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Parliamentary Financial Procedures in United Kingdom

History

“The whole law of finance, and consequently the whole British constitution, is grounded upon one fundamental principle, laid down at the very outset of English parliamentary history and secured by three hundred years of mingled conflict with the Crown and peaceful growth. All taxes and public burdens imposed upon the nation for purposes of state, whatsoever their nature, must be granted by the representatives of the citizens and taxpayers, i.e., by Parliament.”[17]

The requirement that legislation sanction all public spending and taxation has a long constitutional history.[18] In medieval England, the King was expected to meet most public expenses (the court, the clergy and the military) out of his personal revenues. Where this was not possible, he was obliged to seek funds by summoning the common council of the realm, or Parliament, to discuss what aids (taxes and tariffs) should be supplied to support the Crown. Even in the earliest days of these assemblies, it was generally recognized that, when “aids” or “supplies” were required, the King should seek consent not only to impose a tax, but also for the manner in which the revenues from that tax might be spent. In 1295, the writ of summons for one of these councils, later known as the “Model Parliament”, proclaimed: “What touches all should be approved by all”.

Early British Parliaments were not legislative bodies as we understand them today, but petitioning bodies. They presented petitions to the King and agreed to taxes (i.e., money granted to the Crown), on the condition that certain problems (or grievances) outlined in the petitions would be addressed or concessions made. By 1400, the Commons insisted that the King respond to their petitions before any grant of money was made. When the King refused, they adopted the practice of delaying the grant until the last day of the session.

The “councils” subsequently divided into two “Houses” based on their communities of interest: the House of Lords and the House of Commons. In principle, each House taxed itself independently; for this reason it was not considered appropriate that the Lords determine what the Commons should contribute. Moreover, because the greater part of the tax burden fell to the Commoners, grants to the Monarch came to be made by the Commons “with the advice and consent” of the Lords. The dominant position of the Commons in terms of deciding matters of taxation was firmly established early in the fifteenth century when Henry IV conceded that any grant to the Sovereign must be agreed upon by both the Lords and the Commons and must be communicated to the Crown by the Speaker of the House of Commons.[19]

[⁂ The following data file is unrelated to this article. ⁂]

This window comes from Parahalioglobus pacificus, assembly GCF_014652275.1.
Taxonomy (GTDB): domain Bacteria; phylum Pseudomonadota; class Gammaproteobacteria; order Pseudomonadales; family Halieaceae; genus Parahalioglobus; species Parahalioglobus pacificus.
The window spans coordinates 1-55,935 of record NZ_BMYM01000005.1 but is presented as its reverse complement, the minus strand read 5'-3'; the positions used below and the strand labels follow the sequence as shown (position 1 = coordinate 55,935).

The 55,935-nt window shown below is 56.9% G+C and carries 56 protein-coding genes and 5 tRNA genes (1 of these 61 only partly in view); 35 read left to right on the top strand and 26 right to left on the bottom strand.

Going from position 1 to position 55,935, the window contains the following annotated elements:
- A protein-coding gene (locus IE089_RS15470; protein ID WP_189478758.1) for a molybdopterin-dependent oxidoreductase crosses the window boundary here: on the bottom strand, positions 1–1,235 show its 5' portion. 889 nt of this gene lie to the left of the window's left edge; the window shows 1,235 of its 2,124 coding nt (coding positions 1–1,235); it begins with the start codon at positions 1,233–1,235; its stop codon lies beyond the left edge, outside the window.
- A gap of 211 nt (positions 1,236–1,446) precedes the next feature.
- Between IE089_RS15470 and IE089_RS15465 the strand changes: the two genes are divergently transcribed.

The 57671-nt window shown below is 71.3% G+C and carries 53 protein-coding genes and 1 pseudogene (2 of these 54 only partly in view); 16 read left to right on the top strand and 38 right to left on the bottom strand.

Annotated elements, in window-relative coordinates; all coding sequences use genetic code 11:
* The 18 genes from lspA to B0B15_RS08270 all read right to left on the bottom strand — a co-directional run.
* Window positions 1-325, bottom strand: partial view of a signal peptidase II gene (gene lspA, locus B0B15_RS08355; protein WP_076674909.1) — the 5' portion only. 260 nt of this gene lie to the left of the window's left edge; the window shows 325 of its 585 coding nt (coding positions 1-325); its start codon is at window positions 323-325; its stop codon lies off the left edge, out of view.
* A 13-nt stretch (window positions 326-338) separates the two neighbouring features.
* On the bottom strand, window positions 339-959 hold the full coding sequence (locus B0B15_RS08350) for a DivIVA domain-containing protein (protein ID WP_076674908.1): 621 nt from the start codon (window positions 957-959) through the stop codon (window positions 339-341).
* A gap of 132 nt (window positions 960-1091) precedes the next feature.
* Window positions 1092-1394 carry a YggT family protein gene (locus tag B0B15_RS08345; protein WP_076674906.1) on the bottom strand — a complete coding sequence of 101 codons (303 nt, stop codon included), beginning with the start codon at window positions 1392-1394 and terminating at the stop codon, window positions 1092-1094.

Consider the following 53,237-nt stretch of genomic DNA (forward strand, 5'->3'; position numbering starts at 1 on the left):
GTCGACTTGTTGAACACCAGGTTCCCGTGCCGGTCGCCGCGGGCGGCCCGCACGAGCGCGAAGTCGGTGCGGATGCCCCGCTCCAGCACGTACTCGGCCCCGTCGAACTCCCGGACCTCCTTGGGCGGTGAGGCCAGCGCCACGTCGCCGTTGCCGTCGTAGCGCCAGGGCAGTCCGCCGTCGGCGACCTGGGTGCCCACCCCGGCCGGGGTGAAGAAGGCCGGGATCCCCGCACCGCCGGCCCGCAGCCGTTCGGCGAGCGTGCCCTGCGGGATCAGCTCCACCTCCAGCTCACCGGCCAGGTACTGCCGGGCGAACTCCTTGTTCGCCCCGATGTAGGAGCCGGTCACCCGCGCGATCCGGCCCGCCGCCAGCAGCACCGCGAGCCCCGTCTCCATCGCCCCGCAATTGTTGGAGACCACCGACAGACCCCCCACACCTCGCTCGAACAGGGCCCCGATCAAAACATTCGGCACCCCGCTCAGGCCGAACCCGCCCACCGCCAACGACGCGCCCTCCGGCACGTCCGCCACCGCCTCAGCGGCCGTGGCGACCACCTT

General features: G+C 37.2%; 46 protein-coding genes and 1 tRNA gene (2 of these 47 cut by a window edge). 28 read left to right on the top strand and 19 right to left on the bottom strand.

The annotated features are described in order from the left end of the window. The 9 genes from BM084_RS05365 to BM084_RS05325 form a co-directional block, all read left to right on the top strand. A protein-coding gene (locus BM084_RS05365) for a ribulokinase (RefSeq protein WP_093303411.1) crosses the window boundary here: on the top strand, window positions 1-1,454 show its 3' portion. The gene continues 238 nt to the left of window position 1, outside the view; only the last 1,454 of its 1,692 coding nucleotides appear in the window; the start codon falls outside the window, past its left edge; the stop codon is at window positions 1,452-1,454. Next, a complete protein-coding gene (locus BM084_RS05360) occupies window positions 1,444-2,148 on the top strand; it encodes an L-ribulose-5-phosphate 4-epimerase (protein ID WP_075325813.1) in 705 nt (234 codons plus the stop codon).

Initially, the Commons were content simply to have grants of supply originate in their House. However, over time the Lords began “tacking on” additional legislative provisions to Commons “money bills”, by way of amendments. This was viewed by the House as a breach of its prerogative to originate all legislation which imposed a charge either on the public or the public purse, and led the Commons, in 1678, to resolve that:

“All aids and supplies, and aids to his Majesty in Parliament, are the sole gift of the Commons; and all Bills for the granting of any such aids and supplies ought to begin with the Commons: and that it is the undoubted and sole right of the Commons to direct, limit, and appoint, in such Bills, the ends, purposes, considerations, conditions, limitations, and qualifications of such grants; which ought not to be changed or altered by the House of Lords.”[20]

By the end of the seventeenth century, the principles of modern financial procedure—most particularly the annual treatment of finance by the House of Commons and the notion of effective and permanent House control over all public expenditure—were well established. Their evolution had taken several centuries and was related to the rise and gradual abolition of the Civil List, the creation of the Consolidated Fund and the growth of the “estimates” system, whereby the government receives annual operating grants from Parliament.

The Civil List

The Civil List[21] was initially a list of all non‑military personnel in the service of the Crown for whom remuneration was paid for by Parliament.[22] These included individuals in the personal employ of the Sovereign, such as domestic servants, people in the diplomatic service and various public officials and civil servants. Previously, the Crown had covered these expenses out of the Sovereign’s hereditary revenues and certain taxes voted to the Sovereign for life by Parliament.

Initially, Parliament did not concern itself with how the funds were spent. In general, it was felt that, while the Crown was not entitled to increase its revenue without the Parliament’s consent, it was perfectly free to dispose, as it pleased, of any funds properly in its possession. However, the amounts voted by Parliament were frequently insufficient and the House was increasingly asked for additional grants to discharge debts which the Sovereign had incurred to cover the shortfall. So emerged the practice of allocating to the Crown funds for specific purposes.
With the accession of Queen Victoria to the throne in 1837, Civil List expenditures were reduced to those required solely to meet the personal needs of the Sovereign and her family. All other civil expenses were taken over by the national treasury and paid out of the Consolidated Fund.

The Consolidated Fund